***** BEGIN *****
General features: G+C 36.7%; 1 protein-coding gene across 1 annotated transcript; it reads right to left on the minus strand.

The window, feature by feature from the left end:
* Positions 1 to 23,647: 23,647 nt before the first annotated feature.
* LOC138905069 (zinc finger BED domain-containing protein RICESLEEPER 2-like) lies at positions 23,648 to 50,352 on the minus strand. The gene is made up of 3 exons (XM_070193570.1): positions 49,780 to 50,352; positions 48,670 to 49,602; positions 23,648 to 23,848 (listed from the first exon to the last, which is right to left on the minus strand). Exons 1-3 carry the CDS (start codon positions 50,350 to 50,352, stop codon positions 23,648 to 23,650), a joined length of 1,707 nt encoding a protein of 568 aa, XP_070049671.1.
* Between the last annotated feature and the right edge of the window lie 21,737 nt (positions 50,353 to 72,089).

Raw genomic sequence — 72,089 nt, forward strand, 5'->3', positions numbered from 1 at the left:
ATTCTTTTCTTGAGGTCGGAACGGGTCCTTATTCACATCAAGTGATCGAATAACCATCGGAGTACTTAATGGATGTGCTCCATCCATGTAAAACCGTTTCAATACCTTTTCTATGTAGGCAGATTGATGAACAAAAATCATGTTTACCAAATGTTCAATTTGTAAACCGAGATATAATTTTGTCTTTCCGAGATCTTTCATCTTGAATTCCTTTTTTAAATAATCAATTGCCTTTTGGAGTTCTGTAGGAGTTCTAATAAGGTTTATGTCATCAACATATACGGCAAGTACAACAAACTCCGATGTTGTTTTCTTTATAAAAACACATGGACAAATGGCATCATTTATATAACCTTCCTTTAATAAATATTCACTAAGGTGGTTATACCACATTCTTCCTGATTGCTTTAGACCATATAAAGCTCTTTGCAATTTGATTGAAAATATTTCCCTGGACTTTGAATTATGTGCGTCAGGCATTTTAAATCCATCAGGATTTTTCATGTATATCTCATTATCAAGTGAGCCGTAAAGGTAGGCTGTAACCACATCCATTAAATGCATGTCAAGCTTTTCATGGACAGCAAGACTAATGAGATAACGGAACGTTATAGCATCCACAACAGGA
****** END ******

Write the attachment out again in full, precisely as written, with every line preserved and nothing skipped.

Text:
General features: G+C 36.7%; 1 protein-coding gene across 1 annotated transcript; it reads right to left on the minus strand.

The window, feature by feature from the left end:
* Positions 1 to 23,647: 23,647 nt before the first annotated feature.
* LOC138905069 (zinc finger BED domain-containing protein RICESLEEPER 2-like) lies at positions 23,648 to 50,352 on the minus strand. The gene is made up of 3 exons (XM_070193570.1): positions 49,780 to 50,352; positions 48,670 to 49,602; positions 23,648 to 23,848 (listed from the first exon to the last, which is right to left on the minus strand). Exons 1-3 carry the CDS (start codon positions 50,350 to 50,352, stop codon positions 23,648 to 23,650), a joined length of 1,707 nt encoding a protein of 568 aa, XP_070049671.1.
* Between the last annotated feature and the right edge of the window lie 21,737 nt (positions 50,353 to 72,089).

Raw genomic sequence — 72,089 nt, forward strand, 5'->3', positions numbered from 1 at the left:
ATTCTTTTCTTGAGGTCGGAACGGGTCCTTATTCACATCAAGTGATCGAATAACCATCGGAGTACTTAATGGATGTGCTCCATCCATGTAAAACCGTTTCAATACCTTTTCTATGTAGGCAGATTGATGAACAAAAATCATGTTTACCAAATGTTCAATTTGTAAACCGAGATATAATTTTGTCTTTCCGAGATCTTTCATCTTGAATTCCTTTTTTAAATAATCAATTGCCTTTTGGAGTTCTGTAGGAGTTCTAATAAGGTTTATGTCATCAACATATACGGCAAGTACAACAAACTCCGATGTTGTTTTCTTTATAAAAACACATGGACAAATGGCATCATTTATATAACCTTCCTTTAATAAATATTCACTAAGGTGGTTATACCACATTCTTCCTGATTGCTTTAGACCATATAAAGCTCTTTGCAATTTGATTGAAAATATTTCCCTGGACTTTGAATTATGTGCGTCAGGCATTTTAAATCCATCAGGATTTTTCATGTATATCTCATTATCAAGTGAGCCGTAAAGGTAGGCTGTAACCACATCCATTAAATGCATGTCAAGCTTTTCATGGACAGCAAGACTAATGAGATAACGGAACGTTATAGCATCCACAACAGGA